Mexican author Verónica Gerber Bicecci’s first novel is like a Rubik’s Cube in the best possible way: there may be an elegant solution, but this puzzle of a story doesn’t make it easy to find. The head-scratching challenge of deciphering the messages and meanings hidden in the combination of Gerber Bicecci’s spare words and enigmatic diagrams is one of the most appealing aspects of this unusual narrative.
Empty Set moves back and forth in time, beginning in Mexico in 2003 with a breakup. The young narrator, Verónica, has unwillingly split from her live-in boyfriend, Tordo. At twenty-two, she is trying to process this loss in the context of her broader life. She uses the logic of set theory and Venn diagrams to help her understand her complex connections to others and the ways in which her experiences intersect with the important people in her life. She is no stranger to loss: seven years ago her mother vanished, leaving Verónica and her older brother to fend for themselves in their mother’s dilapidated apartment; what they call “the bunker.”
When she returns to this place after her relationship ends, she describes it as “A perfectly closed system Mom(M) constructed before rubbing herself out, one that managed to produce some kind of gravitational singularity.” The notion of the bunker as a location where the laws of physics do not apply and where time and space have no meaning in relation to each other is crucial to the story. For Verónica, the bunker is a black hole at the center of “an inexplicable mystery of matter.”
Much of Empty Set concerns the trauma of exile and its long-lasting effect on interrupted lives. Verónica’s parents left Argentina for Mexico in 1976 to escape the violent military dictatorship that lasted until 1983. Verónica says:
“In my elementary school, I learned about my ‘nuclear’ family,’ the one that lives in Mexico, and that idea seemed plausible because I could imagine an explosion that had scattered us all around the world. That bomb, in our case, is called dictatorship. And the explosion, exile.”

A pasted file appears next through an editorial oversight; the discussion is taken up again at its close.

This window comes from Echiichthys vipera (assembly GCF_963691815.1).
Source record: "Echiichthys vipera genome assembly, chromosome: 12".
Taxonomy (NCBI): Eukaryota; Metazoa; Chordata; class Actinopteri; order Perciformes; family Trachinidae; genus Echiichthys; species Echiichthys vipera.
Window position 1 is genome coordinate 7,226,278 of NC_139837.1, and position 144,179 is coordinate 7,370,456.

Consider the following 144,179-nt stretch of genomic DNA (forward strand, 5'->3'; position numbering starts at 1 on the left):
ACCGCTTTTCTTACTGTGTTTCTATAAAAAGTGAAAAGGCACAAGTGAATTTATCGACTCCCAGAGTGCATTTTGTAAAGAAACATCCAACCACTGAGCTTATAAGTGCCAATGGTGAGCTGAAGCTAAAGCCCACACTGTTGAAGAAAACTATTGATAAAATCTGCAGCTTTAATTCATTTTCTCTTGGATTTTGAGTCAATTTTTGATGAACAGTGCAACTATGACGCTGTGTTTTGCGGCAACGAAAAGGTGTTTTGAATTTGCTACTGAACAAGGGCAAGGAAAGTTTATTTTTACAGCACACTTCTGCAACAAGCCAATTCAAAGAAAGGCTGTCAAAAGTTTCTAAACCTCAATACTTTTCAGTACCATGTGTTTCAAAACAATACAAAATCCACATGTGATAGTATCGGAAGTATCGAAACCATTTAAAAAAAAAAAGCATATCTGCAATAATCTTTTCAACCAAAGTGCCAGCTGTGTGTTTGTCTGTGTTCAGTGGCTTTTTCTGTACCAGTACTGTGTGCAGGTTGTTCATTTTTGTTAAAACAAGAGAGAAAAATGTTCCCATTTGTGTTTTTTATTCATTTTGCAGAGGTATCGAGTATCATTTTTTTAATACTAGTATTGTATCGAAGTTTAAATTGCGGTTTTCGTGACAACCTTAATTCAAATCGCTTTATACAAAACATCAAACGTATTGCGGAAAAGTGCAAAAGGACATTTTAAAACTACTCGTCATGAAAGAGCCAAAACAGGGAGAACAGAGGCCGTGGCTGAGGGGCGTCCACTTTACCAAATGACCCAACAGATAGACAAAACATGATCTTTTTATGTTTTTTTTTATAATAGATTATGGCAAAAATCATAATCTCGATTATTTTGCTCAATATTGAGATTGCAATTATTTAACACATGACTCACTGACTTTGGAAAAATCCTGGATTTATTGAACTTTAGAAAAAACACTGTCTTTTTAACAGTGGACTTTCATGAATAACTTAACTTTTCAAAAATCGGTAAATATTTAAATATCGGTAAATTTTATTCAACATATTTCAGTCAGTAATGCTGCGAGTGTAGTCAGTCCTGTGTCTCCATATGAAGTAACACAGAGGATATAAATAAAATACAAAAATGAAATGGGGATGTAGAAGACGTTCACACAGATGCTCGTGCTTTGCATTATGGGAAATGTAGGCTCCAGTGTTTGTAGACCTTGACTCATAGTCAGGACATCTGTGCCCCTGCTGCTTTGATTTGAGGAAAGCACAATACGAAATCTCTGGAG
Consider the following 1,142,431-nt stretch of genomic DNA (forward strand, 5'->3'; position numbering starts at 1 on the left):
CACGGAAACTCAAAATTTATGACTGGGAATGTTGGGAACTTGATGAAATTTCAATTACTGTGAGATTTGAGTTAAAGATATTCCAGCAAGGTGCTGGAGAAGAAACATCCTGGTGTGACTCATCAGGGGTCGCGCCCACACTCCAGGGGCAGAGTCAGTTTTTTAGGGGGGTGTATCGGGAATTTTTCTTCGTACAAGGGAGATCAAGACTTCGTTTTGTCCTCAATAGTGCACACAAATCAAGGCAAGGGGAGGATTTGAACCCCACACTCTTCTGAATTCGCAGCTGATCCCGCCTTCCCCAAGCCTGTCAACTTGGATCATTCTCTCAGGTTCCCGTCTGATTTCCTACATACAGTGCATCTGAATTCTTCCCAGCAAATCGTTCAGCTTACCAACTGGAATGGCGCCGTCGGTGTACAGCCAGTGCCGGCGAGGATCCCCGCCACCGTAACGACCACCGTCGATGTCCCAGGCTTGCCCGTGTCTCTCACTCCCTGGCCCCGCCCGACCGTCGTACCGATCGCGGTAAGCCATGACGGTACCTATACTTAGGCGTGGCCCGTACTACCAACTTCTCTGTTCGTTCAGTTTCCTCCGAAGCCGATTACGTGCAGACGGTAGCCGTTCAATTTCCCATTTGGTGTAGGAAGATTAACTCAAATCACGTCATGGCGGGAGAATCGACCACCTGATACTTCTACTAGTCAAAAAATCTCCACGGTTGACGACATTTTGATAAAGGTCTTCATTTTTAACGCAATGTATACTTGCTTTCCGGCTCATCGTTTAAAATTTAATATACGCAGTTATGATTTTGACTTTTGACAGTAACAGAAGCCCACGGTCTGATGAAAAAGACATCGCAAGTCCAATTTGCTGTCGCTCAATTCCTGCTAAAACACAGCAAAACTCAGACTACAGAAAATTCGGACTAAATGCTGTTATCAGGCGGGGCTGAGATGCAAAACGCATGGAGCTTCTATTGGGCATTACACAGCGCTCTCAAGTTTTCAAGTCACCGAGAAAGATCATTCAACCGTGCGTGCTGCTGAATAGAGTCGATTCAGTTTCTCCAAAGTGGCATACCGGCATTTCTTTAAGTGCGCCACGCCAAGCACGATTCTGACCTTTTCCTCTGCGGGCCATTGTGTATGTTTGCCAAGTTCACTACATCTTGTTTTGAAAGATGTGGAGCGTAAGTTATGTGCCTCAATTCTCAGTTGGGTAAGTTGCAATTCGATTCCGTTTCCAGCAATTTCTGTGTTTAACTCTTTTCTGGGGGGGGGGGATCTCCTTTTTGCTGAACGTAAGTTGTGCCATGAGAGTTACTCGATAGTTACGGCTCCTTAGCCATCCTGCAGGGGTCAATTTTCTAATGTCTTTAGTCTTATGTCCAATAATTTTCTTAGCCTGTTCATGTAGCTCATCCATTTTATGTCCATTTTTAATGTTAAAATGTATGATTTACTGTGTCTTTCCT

When Verónica returns to Argentina to visit her grandmother, she discovers that time, as “that linear concept we all think about,” has stopped not only in the bunker in Mexico, but also in her grandmother’s home:
“Grandma(G)’s home is suspended in time. It’s also stuck in the moment my grandparents last saw Mom(M). The house in Iponá and the bunker: a pair of found mirrors.”
Verónica is especially unsettled by an unfinished staircase in her grandmother’s home that would have led to a second story where she would have lived with her brother and the rest of the family had her parents not been forced to flee Argentina. The staircase is a ghostly symbol of another life in a parallel universe that might have existed.
While it is possible to read Empty Set as a straightforward and tragic story of a mother’s disappearance from her children’s lives, Gerber Bicecci scatters a trail of breadcrumbs throughout the novel that hint at an even deeper metaphysical layer of meaning. They reference phantoms—“things that can’t be told in words”—and to a secret that Verónica and her brother share but don’t really understand. In a critical but brief passage halfway through the novel, Verónica alludes to the possibility that her mother’s vanishing might somehow be connected to the “disappearing” of Argentinian citizens under the dictatorship. “It’s a logical absurdity,” she figures, “because if it were possible for us to go to the Plaza de Mayo and demand her return, we would never have been born in the first place.”
So what is real in Empty Set and what is illusion? Did Verónica’s mother really go away somewhere she can’t be found? Or, are Verónica and her brother in fact the phantoms—an empty set inhabiting a parallel universe of lost possibility? Certainly there is evidence in this wonderfully kaleidoscopic novel—so inventive, thought provoking, and offbeat—to suggest that may be the case. As with any good work of experimental fiction that defies conventional expectations, however, there are no definitive answers here and no elegant solutions.
Empty Set by Verónica Gerber Bicecci
Translated by Christina MacSweeney
Coffee House Press
Published February 6, 2018
Verónica Gerber Bicecci is a visual artist who writes. In 2013 she was awarded the third Aura Estrada prize for literature. She is an editor with Tumbona Ediciones, a publishing cooperative with a catalogue that explores the intersections between literature and art.
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Dana Hansen is a writer, editor, reviewer, and professor in the English Department at Humber College in Toronto, Ontario. Her writing has appeared in The Globe and Mail, Quill & Quire, Literary Review of Canada, The Winnipeg Review, France’s Books magazine, Australia's Westerley magazine, and elsewhere. She lives in Waterdown, Ontario, and is the editor-in-chief of the Hamilton Review of Books.